But what would have been the scene the next day when the donkey sans Jesus travels the same route, head held high and expecting the same praise and attention? Obviously people would have forgotten the donkey (It wouldn’t have been noticed anyway). As the donkey made its way one or the other men on the road would have beaten it and made it to go to the side.

I don’t mean any disrespect for the donkey. The donkey is a very hard working animal and teaches us many things. But when we put ourselves in the shoes of the donkey, we need to think of certain things. The symbolism of the donkey is one who serves the Lord and not the Lord himself. We cannot expect to be the Lord just because we served the Lord. It is a folly to leave the Lord and expect people to concentrate on us.

In the past couple of days India has seen the donkey speaking and trying to overshadow Jesus. Mulayam Singh Yadav started it by saying that women who contest Lok Sabha seats and come to parliament will be whistled at. I presume he expected that people in India would take him seriously but do we need to? Statements like that should be given the seriousness they deserve. None at all! The supreme court of India on the other hand gave a land mark judgement on live in relationships in India saying that there was nothing wrong with it. But all those who are carrying God on their shoulders now see themselves as God and take it upon themselves to deny freedom to others. So this judgement has also been questioned by the so called people playing God themselves.

A television series called “Little Britain” has a character called Carol Beer. She is shown working as a receptionist in a hospital and as a travel agent. She is very close to her computer and answers queries of people by tapping the computer and giving them a negative reply and then saying “computer says no.” Things which were taken for granted, things which were sure, things which were looking bright and hopeful are all cut off with three simple words… “Computer says no.”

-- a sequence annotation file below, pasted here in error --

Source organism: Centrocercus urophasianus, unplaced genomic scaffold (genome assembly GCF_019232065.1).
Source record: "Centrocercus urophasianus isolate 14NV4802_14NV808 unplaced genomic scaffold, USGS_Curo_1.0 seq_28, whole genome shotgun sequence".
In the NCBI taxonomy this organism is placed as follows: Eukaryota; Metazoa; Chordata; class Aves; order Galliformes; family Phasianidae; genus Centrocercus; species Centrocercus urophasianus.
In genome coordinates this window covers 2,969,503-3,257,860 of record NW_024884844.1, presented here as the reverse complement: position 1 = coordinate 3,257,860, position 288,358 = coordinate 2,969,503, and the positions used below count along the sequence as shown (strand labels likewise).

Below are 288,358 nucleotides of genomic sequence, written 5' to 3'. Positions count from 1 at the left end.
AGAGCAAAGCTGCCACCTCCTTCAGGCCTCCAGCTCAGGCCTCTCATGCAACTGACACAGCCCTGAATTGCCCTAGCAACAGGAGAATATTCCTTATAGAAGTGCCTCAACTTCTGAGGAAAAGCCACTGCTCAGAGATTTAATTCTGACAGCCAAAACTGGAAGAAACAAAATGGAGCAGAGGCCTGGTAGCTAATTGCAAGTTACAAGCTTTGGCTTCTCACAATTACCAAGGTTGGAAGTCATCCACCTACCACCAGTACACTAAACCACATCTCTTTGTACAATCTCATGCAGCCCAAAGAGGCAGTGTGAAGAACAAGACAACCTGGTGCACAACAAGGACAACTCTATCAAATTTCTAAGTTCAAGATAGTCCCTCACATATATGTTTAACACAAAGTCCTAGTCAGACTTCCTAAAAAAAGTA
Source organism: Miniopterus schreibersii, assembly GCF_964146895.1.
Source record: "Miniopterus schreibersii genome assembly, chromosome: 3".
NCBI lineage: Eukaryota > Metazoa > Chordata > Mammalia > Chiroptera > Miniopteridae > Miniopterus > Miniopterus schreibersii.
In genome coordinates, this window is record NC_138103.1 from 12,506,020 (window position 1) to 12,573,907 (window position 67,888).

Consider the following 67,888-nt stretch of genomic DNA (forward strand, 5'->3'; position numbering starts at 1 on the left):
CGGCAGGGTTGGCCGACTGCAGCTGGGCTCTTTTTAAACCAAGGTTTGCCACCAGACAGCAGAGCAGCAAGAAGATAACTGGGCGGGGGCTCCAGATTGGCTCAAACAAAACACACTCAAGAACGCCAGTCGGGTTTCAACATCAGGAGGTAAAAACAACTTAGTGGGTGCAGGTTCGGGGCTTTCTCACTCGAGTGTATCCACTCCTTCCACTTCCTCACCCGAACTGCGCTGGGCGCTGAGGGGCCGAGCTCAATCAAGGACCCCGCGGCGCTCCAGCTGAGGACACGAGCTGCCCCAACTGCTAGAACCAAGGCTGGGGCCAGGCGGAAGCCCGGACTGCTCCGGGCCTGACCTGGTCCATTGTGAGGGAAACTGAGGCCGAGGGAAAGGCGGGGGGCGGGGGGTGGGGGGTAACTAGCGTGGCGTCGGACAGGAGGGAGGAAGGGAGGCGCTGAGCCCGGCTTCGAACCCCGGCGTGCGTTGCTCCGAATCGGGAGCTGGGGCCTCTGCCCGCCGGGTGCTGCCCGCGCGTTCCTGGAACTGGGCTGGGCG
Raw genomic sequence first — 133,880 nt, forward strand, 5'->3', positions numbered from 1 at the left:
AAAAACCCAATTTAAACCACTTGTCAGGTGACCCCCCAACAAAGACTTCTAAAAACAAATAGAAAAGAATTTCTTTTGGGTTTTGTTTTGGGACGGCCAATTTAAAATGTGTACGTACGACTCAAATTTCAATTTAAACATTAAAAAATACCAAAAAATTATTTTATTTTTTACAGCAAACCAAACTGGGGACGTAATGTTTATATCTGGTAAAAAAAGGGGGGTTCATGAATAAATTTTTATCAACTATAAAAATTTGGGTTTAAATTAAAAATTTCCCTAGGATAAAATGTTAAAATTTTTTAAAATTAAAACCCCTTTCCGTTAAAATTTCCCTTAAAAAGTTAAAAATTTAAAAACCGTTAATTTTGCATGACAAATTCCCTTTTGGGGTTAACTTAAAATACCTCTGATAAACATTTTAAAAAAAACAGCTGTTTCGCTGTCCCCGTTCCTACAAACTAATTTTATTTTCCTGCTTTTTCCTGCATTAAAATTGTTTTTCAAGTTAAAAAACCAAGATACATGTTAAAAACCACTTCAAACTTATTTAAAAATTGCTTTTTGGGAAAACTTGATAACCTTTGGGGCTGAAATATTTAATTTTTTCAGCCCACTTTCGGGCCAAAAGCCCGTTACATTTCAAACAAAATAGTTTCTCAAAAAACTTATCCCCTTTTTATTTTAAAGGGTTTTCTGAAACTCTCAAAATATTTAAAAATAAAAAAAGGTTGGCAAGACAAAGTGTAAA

As we enter into passion week, we place ourselves as the donkey upon which Jesus has to travel. But as soon as Jesus is out of the scene we try to become what we are not and in his absence take it upon ourselves to tell others what they are supposed to do. We tap into our computers and say, “computer says no”, wiping out the last strands of hope of the common people, from our self constructed peaks of safety and indestructibility!

Tuesday, March 9, 2010

Please, atleast a few crumbs today

For what seemed to be a cake walk, the drama has just started. Reservation for women in parliament in India has been on the agenda for quite some time now. This time it seemed things would go smoothly considering the fact that the numbers were in the affirmative. But what took place in the Rajya Sabha today is nothing short of an insult to the women of India. Members of two regional parties took to the well of the house, tearing up copies of the women’s reservation bill. They are seeking for a reservation within a reservation.

Matthew 15:21-28 showcases the predicament of the Canaanite woman who comes to Jesus for her daughter. Jesus’ disciples urge Jesus to do something because they are tired of the woman’s persistence. Jesus on the other hand says, “I was sent only to the lost sheep of Israel” and “It is not fair to take the children’s food and throw to the dogs.” But the woman then says, “Even the dogs eat the crumbs that fall from the masters’ table.” Jesus is astounded by the woman’s faith and tells her that she will get what she wants.